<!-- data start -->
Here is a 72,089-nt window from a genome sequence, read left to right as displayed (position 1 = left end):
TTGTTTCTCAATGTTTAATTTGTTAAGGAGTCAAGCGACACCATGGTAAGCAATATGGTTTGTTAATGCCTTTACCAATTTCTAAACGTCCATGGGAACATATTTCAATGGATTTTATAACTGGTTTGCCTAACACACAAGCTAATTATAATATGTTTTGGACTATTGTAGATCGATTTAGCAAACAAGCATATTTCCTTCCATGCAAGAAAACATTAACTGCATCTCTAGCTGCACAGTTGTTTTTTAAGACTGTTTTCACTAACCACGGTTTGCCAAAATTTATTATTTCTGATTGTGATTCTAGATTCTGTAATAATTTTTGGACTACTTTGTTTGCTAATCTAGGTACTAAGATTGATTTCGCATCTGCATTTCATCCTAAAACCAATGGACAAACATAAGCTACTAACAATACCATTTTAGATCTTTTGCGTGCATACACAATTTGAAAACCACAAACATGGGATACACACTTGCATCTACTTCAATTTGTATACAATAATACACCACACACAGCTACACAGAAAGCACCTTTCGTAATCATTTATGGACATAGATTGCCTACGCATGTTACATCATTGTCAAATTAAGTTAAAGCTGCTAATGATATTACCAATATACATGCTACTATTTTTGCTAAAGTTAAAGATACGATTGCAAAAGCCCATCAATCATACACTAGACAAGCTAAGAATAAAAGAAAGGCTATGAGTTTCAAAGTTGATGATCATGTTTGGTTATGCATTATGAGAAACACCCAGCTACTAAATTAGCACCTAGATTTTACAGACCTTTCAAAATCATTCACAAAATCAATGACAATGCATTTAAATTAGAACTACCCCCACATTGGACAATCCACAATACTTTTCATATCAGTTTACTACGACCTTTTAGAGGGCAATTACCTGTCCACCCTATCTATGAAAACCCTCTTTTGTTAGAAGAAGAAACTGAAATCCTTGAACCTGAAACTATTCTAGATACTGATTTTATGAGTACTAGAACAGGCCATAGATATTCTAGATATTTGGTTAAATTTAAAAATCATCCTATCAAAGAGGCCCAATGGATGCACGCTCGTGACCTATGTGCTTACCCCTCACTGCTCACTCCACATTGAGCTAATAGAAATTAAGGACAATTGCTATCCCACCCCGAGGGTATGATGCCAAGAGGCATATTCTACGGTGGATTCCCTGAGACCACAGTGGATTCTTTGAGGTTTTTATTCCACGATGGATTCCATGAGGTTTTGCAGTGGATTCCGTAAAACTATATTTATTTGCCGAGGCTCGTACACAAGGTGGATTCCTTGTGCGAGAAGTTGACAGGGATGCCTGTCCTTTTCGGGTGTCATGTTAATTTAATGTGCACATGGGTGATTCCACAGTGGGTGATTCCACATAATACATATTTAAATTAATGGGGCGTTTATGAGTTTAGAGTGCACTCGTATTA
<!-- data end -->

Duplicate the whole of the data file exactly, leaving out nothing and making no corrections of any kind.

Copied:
Here is a 72,089-nt window from a genome sequence, read left to right as displayed (position 1 = left end):
TTGTTTCTCAATGTTTAATTTGTTAAGGAGTCAAGCGACACCATGGTAAGCAATATGGTTTGTTAATGCCTTTACCAATTTCTAAACGTCCATGGGAACATATTTCAATGGATTTTATAACTGGTTTGCCTAACACACAAGCTAATTATAATATGTTTTGGACTATTGTAGATCGATTTAGCAAACAAGCATATTTCCTTCCATGCAAGAAAACATTAACTGCATCTCTAGCTGCACAGTTGTTTTTTAAGACTGTTTTCACTAACCACGGTTTGCCAAAATTTATTATTTCTGATTGTGATTCTAGATTCTGTAATAATTTTTGGACTACTTTGTTTGCTAATCTAGGTACTAAGATTGATTTCGCATCTGCATTTCATCCTAAAACCAATGGACAAACATAAGCTACTAACAATACCATTTTAGATCTTTTGCGTGCATACACAATTTGAAAACCACAAACATGGGATACACACTTGCATCTACTTCAATTTGTATACAATAATACACCACACACAGCTACACAGAAAGCACCTTTCGTAATCATTTATGGACATAGATTGCCTACGCATGTTACATCATTGTCAAATTAAGTTAAAGCTGCTAATGATATTACCAATATACATGCTACTATTTTTGCTAAAGTTAAAGATACGATTGCAAAAGCCCATCAATCATACACTAGACAAGCTAAGAATAAAAGAAAGGCTATGAGTTTCAAAGTTGATGATCATGTTTGGTTATGCATTATGAGAAACACCCAGCTACTAAATTAGCACCTAGATTTTACAGACCTTTCAAAATCATTCACAAAATCAATGACAATGCATTTAAATTAGAACTACCCCCACATTGGACAATCCACAATACTTTTCATATCAGTTTACTACGACCTTTTAGAGGGCAATTACCTGTCCACCCTATCTATGAAAACCCTCTTTTGTTAGAAGAAGAAACTGAAATCCTTGAACCTGAAACTATTCTAGATACTGATTTTATGAGTACTAGAACAGGCCATAGATATTCTAGATATTTGGTTAAATTTAAAAATCATCCTATCAAAGAGGCCCAATGGATGCACGCTCGTGACCTATGTGCTTACCCCTCACTGCTCACTCCACATTGAGCTAATAGAAATTAAGGACAATTGCTATCCCACCCCGAGGGTATGATGCCAAGAGGCATATTCTACGGTGGATTCCCTGAGACCACAGTGGATTCTTTGAGGTTTTTATTCCACGATGGATTCCATGAGGTTTTGCAGTGGATTCCGTAAAACTATATTTATTTGCCGAGGCTCGTACACAAGGTGGATTCCTTGTGCGAGAAGTTGACAGGGATGCCTGTCCTTTTCGGGTGTCATGTTAATTTAATGTGCACATGGGTGATTCCACAGTGGGTGATTCCACATAATACATATTTAAATTAATGGGGCGTTTATGAGTTTAGAGTGCACTCGTATTA